Assessing online instruction: an evolutionary approach
Lee Hench, Thomas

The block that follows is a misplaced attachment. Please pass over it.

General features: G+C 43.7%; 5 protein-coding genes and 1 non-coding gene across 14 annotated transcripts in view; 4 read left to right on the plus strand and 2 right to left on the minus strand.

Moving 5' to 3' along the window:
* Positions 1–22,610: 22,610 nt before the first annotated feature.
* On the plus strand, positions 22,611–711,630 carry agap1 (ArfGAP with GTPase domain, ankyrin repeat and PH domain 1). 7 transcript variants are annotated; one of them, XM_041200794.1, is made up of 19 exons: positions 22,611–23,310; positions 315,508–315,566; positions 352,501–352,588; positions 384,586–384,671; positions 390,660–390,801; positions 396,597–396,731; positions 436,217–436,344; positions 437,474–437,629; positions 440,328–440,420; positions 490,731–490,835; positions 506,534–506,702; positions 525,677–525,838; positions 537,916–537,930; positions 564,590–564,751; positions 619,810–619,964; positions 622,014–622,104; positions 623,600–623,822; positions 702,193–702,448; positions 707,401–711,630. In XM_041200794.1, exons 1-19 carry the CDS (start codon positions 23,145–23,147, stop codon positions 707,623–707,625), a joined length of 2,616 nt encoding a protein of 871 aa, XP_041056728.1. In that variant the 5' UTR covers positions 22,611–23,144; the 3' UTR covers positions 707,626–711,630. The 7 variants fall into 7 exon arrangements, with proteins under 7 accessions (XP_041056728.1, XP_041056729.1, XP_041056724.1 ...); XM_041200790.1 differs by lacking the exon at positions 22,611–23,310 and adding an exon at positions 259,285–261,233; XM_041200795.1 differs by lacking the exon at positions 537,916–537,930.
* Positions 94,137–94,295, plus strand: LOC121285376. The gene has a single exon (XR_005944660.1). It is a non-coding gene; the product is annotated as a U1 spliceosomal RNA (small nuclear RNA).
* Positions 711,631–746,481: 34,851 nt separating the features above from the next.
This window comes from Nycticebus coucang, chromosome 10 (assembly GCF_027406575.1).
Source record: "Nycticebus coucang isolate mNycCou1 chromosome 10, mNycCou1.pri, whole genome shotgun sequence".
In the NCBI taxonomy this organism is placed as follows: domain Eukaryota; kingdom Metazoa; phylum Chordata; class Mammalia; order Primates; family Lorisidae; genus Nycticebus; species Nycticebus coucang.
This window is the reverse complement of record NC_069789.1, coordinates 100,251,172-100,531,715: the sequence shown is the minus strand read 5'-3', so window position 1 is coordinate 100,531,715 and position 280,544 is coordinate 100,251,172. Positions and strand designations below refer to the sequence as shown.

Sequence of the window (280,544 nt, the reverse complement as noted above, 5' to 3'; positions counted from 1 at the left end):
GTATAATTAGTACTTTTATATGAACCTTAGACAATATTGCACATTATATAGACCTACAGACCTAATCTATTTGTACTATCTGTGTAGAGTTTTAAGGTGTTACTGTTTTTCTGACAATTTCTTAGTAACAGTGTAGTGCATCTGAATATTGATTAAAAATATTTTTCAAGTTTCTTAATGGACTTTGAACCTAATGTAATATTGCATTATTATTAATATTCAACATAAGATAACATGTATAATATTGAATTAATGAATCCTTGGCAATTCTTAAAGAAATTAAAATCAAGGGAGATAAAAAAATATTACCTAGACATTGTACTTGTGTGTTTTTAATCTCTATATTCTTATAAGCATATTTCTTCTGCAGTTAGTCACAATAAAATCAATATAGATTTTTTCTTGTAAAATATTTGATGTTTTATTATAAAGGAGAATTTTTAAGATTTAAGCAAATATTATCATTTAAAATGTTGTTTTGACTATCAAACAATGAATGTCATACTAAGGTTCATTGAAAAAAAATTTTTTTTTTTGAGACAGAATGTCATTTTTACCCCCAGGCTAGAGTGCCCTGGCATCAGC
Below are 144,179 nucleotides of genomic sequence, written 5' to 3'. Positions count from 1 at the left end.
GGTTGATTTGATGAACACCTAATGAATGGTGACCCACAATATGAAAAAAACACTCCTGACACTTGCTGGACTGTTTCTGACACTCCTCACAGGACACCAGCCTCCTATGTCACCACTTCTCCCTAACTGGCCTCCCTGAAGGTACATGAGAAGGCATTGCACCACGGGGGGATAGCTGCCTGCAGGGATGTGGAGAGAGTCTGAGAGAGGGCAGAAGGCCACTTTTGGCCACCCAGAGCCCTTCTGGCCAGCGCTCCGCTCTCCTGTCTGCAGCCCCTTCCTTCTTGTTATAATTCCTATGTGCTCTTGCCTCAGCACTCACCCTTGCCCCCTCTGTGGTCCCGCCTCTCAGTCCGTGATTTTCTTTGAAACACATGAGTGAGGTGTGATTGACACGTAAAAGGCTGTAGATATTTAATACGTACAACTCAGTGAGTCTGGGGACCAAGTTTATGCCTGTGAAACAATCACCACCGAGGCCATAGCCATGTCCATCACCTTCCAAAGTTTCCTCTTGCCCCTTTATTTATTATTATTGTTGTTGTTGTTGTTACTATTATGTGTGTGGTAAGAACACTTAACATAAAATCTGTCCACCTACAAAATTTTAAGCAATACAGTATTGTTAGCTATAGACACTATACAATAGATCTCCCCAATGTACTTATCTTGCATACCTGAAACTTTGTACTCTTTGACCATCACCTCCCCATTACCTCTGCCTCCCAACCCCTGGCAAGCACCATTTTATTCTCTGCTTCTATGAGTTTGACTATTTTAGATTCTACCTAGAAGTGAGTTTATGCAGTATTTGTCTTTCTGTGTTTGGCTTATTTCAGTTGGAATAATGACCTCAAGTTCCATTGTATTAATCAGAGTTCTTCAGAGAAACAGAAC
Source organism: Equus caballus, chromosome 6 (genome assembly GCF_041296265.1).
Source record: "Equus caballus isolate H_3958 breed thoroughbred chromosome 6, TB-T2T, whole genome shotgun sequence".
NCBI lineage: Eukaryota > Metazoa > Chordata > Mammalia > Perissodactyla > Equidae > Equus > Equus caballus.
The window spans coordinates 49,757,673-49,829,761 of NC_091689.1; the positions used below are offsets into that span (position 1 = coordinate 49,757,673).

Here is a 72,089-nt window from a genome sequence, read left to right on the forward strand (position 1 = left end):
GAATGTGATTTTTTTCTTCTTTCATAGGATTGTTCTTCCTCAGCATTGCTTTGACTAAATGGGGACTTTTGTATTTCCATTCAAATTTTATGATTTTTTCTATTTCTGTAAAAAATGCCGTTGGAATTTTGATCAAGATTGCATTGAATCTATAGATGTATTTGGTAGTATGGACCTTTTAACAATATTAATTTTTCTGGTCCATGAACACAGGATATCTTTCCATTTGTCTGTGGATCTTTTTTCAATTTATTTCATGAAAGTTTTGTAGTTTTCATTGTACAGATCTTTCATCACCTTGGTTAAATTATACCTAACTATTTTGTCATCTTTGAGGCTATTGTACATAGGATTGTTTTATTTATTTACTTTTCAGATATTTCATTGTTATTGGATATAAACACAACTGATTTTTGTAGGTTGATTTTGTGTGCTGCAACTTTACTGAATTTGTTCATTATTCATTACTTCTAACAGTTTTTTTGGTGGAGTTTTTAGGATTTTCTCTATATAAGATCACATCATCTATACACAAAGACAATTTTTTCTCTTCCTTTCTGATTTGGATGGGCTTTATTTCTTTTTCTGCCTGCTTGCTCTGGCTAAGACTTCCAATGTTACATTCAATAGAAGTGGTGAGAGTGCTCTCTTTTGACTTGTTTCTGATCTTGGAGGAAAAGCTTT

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In evolutionary biology, the contribution of those traits evolved by the natural selection process determines the fitness of an organism, that is, the degree to which it is successful in surviving and reproducing in its environment. The frequency of occurrence and usefulness of the traits determines the extent to which they contribute to that success. In an analogous manner, the contribution of those online courses traits identified by the instructional design process determines the fitness of the courses, that is, the degree to which they are successful in providing learning opportunities in their instructional environment. Again, their frequency of occurrence and usefulness of the traits determine the extent to which they contribute to that success. By 1) specifying those traits that contribute to success of online courses, 2) examining their frequency and evolution in existing courses, and 3) assessing their usefulness, this paper outlines a strategy for evaluating the fitness of online courses. As an example, the paper describes the application of the strategy to the population of online courses taught at the author’s institution by first identifying the necessary instructional traits associated with successful online courses; namely; 1) the use of different pedagogical approaches that encourage student/student, student/faculty, and student/content interactivity and 2) the implementation of multiple strategies for the assessment of learning. An analysis of data from surveys completed by current online instructors reveals the frequency, evolution, and usefulness of these traits. The paper then provides a procedure for evaluating the overall fitness of the courses and making recommendations for improvement of their fitness. The paper concludes by demonstrating the applicability of this evolutionary approach to the evaluation of individual online courses.